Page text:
Photo by Steve Cheng

How did UCLA stack up against UNLV statistically when assessing the 37-3 blowout?

Sept. 15 -- How did UCLA stack up against UNLV statistically when assessing the 37-3 blowout?

A positive thing we can say about Saturday’s game is that, thanks to CBS Sports Network being happy to show the last few minutes of meaningless blowouts, we were able to have our first experience listening to Bill Roth call a game for the first part of the first quarter. He was wonderful! Great to have you in LA, Bill. We were also able to watch more of the Oregon-Michigan State game, which was a very well-played game between two very good teams. The stratosphere-cam on CBS Sports Network allowed us to see UNLV’s delightfully kitschy field design. The game lasted a shade over three and a half hours, which allowed UCLA’s beat writers to complain about how long the game was, despite the fact that no actual fan cares and that everybody else’s heart bleeds for the beat writers’ workdays going from 5 to 5 and a half hours. All of these things were fine. Beyond that, this game was played at about the same level as the Spring Game (with about the same number of Bruin fans in the stands), except the UCLA walk-ons could probably do very well against UNLV’s starters (especially once the Running Rebels’ starting quarterback went down with a non-contact injury and was replaced with someone who is probably a very nice person but is not very good at throwing a football). We are going to go out on a limb and say that Northern Illinois is not going to repeat as MAC champions this year.

Using our calculations, garbage time began with 6 minutes left in the third quarter, and that’s probably way too late. Here is what this week’s report card looks like:

As always, we use:

  • Yards Per Stop to measure efficiency
  • Yards Per Play to measure explosiveness
  • Points Per Drive to measure scoring
  • Points Per Trip Inside the 40 to measure drive finishing
  • Field Position Margin to measure field position
  • Turnover Margin to measure turnovers

Ranking Buckets

UNLV Game Report Card

The defense did what we expected, smothering the one-dimensional Rebels. If we had to nitpick, the Bruins were not as dominant against the run as they should have been given that Georgia Southern, which runs the triple option, completed 1 pass in 4 attempts on Saturday and nearly doubled poor Kurt Palandech’s yardage total from his 15 attempts (7 passing yards for Georgia Southern, 4 for Palandech). It is a shame that starter Blake Decker went down so early because he actually looked capable of testing the UCLA secondary, but that Sad Field Goal kind of soured us on feeling bad for Tony Sanchez. Through two games (including the suddenly much more impressive Virginia game), the UCLA defense has looked strong and its (small sample size) stats are up there with the elite defenses across the nation.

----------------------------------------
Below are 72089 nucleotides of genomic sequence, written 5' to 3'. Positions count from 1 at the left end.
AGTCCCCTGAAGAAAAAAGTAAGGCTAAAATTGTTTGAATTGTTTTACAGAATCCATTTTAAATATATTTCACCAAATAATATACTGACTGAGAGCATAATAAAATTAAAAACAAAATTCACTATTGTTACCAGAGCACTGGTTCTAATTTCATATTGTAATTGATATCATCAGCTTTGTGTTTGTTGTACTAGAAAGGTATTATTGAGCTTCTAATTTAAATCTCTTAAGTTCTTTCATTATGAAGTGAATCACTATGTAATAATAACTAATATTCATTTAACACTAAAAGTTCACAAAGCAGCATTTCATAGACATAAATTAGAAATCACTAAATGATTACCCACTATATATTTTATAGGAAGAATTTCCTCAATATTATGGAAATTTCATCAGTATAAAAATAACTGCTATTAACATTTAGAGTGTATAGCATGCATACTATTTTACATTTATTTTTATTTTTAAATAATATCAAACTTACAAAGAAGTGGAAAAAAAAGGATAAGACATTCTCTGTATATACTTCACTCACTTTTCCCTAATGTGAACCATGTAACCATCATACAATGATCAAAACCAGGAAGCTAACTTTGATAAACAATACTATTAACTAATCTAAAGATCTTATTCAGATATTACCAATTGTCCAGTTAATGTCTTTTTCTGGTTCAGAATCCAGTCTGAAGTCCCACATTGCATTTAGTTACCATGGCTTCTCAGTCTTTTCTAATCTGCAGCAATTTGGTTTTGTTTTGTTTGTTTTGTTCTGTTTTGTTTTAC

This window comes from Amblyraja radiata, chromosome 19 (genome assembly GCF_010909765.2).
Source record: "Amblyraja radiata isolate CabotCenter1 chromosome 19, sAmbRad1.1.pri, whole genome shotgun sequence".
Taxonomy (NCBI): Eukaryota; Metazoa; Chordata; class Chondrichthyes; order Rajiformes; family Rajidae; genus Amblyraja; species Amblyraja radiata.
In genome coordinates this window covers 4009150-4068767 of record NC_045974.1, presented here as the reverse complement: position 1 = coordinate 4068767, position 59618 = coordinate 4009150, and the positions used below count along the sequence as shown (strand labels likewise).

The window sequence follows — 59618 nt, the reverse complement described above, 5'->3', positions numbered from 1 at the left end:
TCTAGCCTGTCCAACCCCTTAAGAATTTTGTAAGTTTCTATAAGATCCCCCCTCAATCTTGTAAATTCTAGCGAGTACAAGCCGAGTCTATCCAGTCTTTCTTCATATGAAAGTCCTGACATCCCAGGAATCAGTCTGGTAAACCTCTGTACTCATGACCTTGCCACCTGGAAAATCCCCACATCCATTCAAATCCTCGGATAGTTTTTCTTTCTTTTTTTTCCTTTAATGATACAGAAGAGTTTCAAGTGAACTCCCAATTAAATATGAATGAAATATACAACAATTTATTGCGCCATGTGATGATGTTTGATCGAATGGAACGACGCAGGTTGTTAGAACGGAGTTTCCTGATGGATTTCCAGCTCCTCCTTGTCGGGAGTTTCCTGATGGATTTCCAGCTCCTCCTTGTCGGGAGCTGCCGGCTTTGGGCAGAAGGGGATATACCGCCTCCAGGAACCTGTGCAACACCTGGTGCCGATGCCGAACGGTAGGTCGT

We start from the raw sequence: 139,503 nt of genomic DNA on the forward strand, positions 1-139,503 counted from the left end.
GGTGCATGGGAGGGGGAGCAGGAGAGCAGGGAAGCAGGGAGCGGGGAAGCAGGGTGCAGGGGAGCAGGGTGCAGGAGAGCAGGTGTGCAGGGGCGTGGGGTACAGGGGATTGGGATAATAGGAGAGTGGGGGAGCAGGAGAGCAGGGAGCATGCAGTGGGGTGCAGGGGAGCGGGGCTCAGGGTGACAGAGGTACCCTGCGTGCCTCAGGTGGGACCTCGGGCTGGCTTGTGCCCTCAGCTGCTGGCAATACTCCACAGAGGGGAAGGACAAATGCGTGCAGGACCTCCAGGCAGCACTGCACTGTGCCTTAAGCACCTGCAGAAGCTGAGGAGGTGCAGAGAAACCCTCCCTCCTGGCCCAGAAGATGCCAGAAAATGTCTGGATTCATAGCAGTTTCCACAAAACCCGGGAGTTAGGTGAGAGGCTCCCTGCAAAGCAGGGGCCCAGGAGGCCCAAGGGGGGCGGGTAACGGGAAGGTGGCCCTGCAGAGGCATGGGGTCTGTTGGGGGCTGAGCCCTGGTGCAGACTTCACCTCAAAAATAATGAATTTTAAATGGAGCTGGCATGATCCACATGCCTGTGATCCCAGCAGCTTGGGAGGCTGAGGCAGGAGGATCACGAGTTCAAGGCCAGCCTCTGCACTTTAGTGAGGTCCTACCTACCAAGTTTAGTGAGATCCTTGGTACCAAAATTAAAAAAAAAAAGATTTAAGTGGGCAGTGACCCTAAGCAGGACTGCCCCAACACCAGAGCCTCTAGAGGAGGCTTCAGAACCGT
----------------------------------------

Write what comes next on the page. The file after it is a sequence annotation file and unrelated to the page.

The offense is very lucky the above report card is not graded on a curve, because that was a really poor job against a really poor defense. While Paul Perkins was great and Nate Iese looked like a pro, the rest of the offense performed significantly worse against UNLV than Northern Illinois did. As weak as the rest of the Pac-12 has looked, it would probably behoove the offense to perform better than a MAC contender for the rest of the season if the Bruins hope to break through to the next level. When does a 30 point offensive performance (24 before garbage time) become a disappointment? When the Bruins only scored 4.0 Points Per Trip Inside the 40 and 2.40 Points Per Drive. Those are numbers that would even be mediocre against Stanford, let alone a UNLV team that just allowed 8 Yards Per Play to NIU.

The Bruins dominated field position thanks in large part to forcing six drives of three or fewer plays (not counting punts) before garbage time. UCLA managed to be -1 in Turnover Margin by throwing three interceptions (two of which were by Jerry Neuheisel, who did a pretty awful job of taking advantage of his nine opportunities to pass the ball). UCLA evened its program record in Sam Boyd Stadium, and Myles Jack continued his 28 game streak of hellacious hits on poor unsuspecting slot receivers.

Play time is over. The (deservedly) ranked BYU Cougars visit the Rose Bowl Saturday night in a game that the entire country would be watching had schedule makers not had their second awful week in a row, but more on that in the game preview later this week.

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